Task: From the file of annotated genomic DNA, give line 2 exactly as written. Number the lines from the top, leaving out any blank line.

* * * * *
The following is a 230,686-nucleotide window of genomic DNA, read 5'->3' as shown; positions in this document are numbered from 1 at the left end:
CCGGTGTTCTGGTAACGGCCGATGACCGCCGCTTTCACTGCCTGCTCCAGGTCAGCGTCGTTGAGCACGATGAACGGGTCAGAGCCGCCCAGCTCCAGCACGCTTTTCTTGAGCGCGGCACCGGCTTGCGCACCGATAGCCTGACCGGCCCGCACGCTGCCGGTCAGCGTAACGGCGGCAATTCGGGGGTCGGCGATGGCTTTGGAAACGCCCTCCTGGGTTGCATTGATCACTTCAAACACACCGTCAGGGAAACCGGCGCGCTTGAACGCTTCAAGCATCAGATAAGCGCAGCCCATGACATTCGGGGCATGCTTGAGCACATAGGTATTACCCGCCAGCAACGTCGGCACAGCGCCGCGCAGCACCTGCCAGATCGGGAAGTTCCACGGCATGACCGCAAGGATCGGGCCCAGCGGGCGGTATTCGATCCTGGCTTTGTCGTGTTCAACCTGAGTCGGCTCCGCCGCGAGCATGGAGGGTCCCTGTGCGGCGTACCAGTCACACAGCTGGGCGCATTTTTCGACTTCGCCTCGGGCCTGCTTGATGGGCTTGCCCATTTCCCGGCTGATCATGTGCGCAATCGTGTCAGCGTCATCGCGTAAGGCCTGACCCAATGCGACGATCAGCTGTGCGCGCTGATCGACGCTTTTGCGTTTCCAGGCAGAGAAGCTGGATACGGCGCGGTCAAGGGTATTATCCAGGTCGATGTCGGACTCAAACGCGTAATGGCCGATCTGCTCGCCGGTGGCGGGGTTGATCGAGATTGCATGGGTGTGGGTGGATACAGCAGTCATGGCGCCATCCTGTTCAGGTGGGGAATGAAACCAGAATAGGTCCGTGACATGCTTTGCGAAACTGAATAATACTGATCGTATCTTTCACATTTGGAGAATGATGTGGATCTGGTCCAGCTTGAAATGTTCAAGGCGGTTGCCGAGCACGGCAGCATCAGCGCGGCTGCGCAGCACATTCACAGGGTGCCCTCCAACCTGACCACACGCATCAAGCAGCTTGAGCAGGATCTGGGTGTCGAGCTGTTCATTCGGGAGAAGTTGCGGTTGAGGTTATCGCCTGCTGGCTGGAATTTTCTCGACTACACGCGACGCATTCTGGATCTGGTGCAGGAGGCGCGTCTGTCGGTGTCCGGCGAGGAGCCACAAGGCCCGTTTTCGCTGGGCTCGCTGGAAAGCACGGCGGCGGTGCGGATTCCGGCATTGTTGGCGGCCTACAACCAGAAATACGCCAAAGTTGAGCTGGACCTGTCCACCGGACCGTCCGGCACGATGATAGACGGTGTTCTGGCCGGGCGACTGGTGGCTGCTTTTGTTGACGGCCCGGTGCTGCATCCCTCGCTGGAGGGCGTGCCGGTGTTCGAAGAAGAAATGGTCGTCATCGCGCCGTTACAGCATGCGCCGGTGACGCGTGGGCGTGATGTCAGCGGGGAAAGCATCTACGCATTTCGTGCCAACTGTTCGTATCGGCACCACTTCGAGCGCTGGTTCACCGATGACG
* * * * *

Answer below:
CCGGTGTTCTGGTAACGGCCGATGACCGCCGCTTTCACTGCCTGCTCCAGGTCAGCGTCGTTGAGCACGATGAACGGGTCAGAGCCGCCCAGCTCCAGCACGCTTTTCTTGAGCGCGGCACCGGCTTGCGCACCGATAGCCTGACCGGCCCGCACGCTGCCGGTCAGCGTAACGGCGGCAATTCGGGGGTCGGCGATGGCTTTGGAAACGCCCTCCTGGGTTGCATTGATCACTTCAAACACACCGTCAGGGAAACCGGCGCGCTTGAACGCTTCAAGCATCAGATAAGCGCAGCCCATGACATTCGGGGCATGCTTGAGCACATAGGTATTACCCGCCAGCAACGTCGGCACAGCGCCGCGCAGCACCTGCCAGATCGGGAAGTTCCACGGCATGACCGCAAGGATCGGGCCCAGCGGGCGGTATTCGATCCTGGCTTTGTCGTGTTCAACCTGAGTCGGCTCCGCCGCGAGCATGGAGGGTCCCTGTGCGGCGTACCAGTCACACAGCTGGGCGCATTTTTCGACTTCGCCTCGGGCCTGCTTGATGGGCTTGCCCATTTCCCGGCTGATCATGTGCGCAATCGTGTCAGCGTCATCGCGTAAGGCCTGACCCAATGCGACGATCAGCTGTGCGCGCTGATCGACGCTTTTGCGTTTCCAGGCAGAGAAGCTGGATACGGCGCGGTCAAGGGTATTATCCAGGTCGATGTCGGACTCAAACGCGTAATGGCCGATCTGCTCGCCGGTGGCGGGGTTGATCGAGATTGCATGGGTGTGGGTGGATACAGCAGTCATGGCGCCATCCTGTTCAGGTGGGGAATGAAACCAGAATAGGTCCGTGACATGCTTTGCGAAACTGAATAATACTGATCGTATCTTTCACATTTGGAGAATGATGTGGATCTGGTCCAGCTTGAAATGTTCAAGGCGGTTGCCGAGCACGGCAGCATCAGCGCGGCTGCGCAGCACATTCACAGGGTGCCCTCCAACCTGACCACACGCATCAAGCAGCTTGAGCAGGATCTGGGTGTCGAGCTGTTCATTCGGGAGAAGTTGCGGTTGAGGTTATCGCCTGCTGGCTGGAATTTTCTCGACTACACGCGACGCATTCTGGATCTGGTGCAGGAGGCGCGTCTGTCGGTGTCCGGCGAGGAGCCACAAGGCCCGTTTTCGCTGGGCTCGCTGGAAAGCACGGCGGCGGTGCGGATTCCGGCATTGTTGGCGGCCTACAACCAGAAATACGCCAAAGTTGAGCTGGACCTGTCCACCGGACCGTCCGGCACGATGATAGACGGTGTTCTGGCCGGGCGACTGGTGGCTGCTTTTGTTGACGGCCCGGTGCTGCATCCCTCGCTGGAGGGCGTGCCGGTGTTCGAAGAAGAAATGGTCGTCATCGCGCCGTTACAGCATGCGCCGGTGACGCGTGGGCGTGATGTCAGCGGGGAAAGCATCTACGCATTTCGTGCCAACTGTTCGTATCGGCACCACTTCGAGCGCTGGTTCACCGATGACG